Conservatism - be based on any rational ideas or be...

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Conservatism Generally considered to have been formed by Prime Minister Sir Robert Peel in  1834, in his ‘Tamworth Manifesto’. The link was to progress and reform. Benjamin Disraeli (PM 1874-80) associated with Tory democracy. He that all people  should have the right to a share in democracy, though he noticed the dangers of the  huge voting powers of the working class, the risk of capitalist power dividing the  country into two nations, and the risk of losing the traditional power of the Church,  Monarchy, etc.  Thatcher transformed the nature of the party when she came to power. Many of the  traditional values were abandoned. Those who objected to these changes became  known as ‘one-nation’ Tories. Supporters of Thatcherism knew them simply as ‘wets’.  Traditional Conservative beliefs: People are imperfect, irrational and imperfectible, so no political action should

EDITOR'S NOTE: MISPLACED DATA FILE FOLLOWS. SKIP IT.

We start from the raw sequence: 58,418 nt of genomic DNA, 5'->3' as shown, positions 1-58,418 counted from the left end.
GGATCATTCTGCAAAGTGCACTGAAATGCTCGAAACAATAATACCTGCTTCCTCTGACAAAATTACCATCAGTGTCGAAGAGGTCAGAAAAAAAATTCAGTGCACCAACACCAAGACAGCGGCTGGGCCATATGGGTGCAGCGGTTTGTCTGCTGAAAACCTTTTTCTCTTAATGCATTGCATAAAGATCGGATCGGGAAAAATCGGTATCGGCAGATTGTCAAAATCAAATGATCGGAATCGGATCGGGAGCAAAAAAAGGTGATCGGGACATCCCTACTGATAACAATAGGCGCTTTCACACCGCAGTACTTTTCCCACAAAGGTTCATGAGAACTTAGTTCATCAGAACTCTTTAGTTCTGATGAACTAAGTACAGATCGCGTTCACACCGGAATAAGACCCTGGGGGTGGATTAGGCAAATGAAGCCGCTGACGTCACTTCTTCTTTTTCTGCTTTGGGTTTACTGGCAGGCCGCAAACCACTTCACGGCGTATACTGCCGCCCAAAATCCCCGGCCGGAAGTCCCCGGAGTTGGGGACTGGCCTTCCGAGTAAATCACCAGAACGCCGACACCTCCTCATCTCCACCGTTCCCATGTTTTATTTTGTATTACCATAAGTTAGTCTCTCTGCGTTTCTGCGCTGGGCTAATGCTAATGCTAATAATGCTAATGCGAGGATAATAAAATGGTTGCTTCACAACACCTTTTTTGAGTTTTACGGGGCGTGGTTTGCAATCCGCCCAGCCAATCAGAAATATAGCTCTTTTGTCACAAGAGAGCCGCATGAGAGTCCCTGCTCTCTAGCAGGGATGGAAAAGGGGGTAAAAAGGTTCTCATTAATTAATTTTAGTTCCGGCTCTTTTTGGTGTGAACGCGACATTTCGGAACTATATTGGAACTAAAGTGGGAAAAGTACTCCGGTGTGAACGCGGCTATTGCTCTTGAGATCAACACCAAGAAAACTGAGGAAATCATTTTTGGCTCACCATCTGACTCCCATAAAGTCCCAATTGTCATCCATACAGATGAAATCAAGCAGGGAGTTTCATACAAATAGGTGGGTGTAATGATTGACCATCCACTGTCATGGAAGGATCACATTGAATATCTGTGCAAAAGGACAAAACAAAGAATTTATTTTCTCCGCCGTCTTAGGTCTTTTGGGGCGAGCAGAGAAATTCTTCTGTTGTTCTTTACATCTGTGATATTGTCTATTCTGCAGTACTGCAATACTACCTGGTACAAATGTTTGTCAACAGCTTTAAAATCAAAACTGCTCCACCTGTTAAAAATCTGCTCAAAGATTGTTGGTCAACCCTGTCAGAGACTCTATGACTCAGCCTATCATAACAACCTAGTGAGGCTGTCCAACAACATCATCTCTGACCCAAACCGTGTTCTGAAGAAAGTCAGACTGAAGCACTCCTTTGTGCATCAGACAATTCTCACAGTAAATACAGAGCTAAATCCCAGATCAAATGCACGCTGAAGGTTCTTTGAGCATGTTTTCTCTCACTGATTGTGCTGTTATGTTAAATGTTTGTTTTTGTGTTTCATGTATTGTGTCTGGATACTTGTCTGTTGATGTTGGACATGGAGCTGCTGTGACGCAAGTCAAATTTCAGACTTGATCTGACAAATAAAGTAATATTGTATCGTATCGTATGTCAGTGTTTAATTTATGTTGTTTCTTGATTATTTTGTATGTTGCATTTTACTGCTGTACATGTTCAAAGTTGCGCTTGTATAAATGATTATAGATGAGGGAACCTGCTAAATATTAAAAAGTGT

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Unformatted text preview: be based on any rational ideas or be designed to grant excessive amounts of political freedom. • Any political system should be aimed at preserving order. • No changes should be too radical; all that is good in society should be preserved. • There must be continuity between the past and the present (eg. Traditional institutions, radical ruling class, etc) • Abstract political principles and ideologies should be treated with suspicion and generally opposed. • The state should promote individualism, and maximum opportunities for the people. • Private property ownership should be encouraged. ‘The aim of conservatism has always been to conserve what is good and to improve what is bad.’ Francis Pym, The Politics of Consent, 1984....
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